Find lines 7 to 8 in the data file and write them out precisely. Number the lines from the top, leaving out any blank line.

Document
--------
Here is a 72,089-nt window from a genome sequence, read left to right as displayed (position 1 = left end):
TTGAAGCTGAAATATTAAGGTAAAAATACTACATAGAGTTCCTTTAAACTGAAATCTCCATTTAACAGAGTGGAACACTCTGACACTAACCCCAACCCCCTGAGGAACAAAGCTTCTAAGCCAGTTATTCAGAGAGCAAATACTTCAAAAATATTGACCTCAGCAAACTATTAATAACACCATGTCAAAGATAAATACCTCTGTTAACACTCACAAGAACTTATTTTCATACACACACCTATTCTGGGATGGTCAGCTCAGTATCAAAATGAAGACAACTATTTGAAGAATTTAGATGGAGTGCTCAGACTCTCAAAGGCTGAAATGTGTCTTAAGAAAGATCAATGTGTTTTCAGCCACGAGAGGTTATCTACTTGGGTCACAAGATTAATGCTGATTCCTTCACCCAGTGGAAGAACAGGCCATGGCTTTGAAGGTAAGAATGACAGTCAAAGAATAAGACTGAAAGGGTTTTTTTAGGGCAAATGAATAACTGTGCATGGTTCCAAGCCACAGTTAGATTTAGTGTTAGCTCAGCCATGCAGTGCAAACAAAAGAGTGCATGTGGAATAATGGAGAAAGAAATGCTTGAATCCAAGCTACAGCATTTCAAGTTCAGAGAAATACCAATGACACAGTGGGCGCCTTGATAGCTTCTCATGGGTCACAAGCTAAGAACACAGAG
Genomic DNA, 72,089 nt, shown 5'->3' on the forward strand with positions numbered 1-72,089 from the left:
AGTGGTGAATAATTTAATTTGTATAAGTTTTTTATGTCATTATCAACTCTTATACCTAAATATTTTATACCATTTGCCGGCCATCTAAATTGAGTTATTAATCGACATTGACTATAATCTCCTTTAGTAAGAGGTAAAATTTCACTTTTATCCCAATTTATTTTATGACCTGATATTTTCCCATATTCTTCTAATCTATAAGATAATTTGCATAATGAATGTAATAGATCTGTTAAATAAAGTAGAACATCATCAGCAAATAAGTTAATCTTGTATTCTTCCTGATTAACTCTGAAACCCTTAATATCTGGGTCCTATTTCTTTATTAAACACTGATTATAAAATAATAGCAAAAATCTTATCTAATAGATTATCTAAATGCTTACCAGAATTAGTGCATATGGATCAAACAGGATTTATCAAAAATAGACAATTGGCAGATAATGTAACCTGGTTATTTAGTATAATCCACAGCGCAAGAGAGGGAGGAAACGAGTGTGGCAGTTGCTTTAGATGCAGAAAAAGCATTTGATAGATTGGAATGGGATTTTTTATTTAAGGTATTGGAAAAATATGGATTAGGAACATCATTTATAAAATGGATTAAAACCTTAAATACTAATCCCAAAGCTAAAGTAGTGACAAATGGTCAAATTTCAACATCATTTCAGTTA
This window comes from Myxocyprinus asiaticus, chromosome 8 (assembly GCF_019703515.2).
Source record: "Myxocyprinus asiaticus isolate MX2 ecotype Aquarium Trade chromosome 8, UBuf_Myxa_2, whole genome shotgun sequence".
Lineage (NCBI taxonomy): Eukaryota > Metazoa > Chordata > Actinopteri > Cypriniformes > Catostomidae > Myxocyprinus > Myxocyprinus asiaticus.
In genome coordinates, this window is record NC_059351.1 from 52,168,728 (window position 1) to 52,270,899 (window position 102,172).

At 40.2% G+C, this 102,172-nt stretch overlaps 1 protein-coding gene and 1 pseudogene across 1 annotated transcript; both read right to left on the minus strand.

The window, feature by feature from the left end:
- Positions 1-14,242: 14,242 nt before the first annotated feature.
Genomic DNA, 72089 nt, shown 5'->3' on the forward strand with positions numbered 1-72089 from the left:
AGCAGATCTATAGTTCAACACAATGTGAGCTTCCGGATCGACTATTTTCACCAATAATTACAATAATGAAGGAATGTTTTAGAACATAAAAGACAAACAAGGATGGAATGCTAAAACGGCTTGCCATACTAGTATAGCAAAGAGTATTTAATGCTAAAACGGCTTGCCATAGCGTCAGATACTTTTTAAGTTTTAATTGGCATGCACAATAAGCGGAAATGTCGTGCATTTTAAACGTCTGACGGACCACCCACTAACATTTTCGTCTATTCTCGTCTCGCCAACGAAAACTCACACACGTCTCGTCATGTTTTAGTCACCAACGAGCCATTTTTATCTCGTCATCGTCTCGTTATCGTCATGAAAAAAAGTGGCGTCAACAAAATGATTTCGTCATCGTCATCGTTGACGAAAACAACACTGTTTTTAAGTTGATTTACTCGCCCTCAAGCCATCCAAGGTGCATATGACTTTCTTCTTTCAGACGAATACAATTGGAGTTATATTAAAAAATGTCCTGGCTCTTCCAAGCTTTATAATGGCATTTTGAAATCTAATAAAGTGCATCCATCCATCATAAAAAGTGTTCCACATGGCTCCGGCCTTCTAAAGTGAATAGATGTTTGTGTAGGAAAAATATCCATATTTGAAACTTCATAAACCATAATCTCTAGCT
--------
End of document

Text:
Lineage (NCBI taxonomy): Eukaryota > Metazoa > Chordata > Actinopteri > Cypriniformes > Catostomidae > Myxocyprinus > Myxocyprinus asiaticus.
In genome coordinates, this window is record NC_059351.1 from 52,168,728 (window position 1) to 52,270,899 (window position 102,172).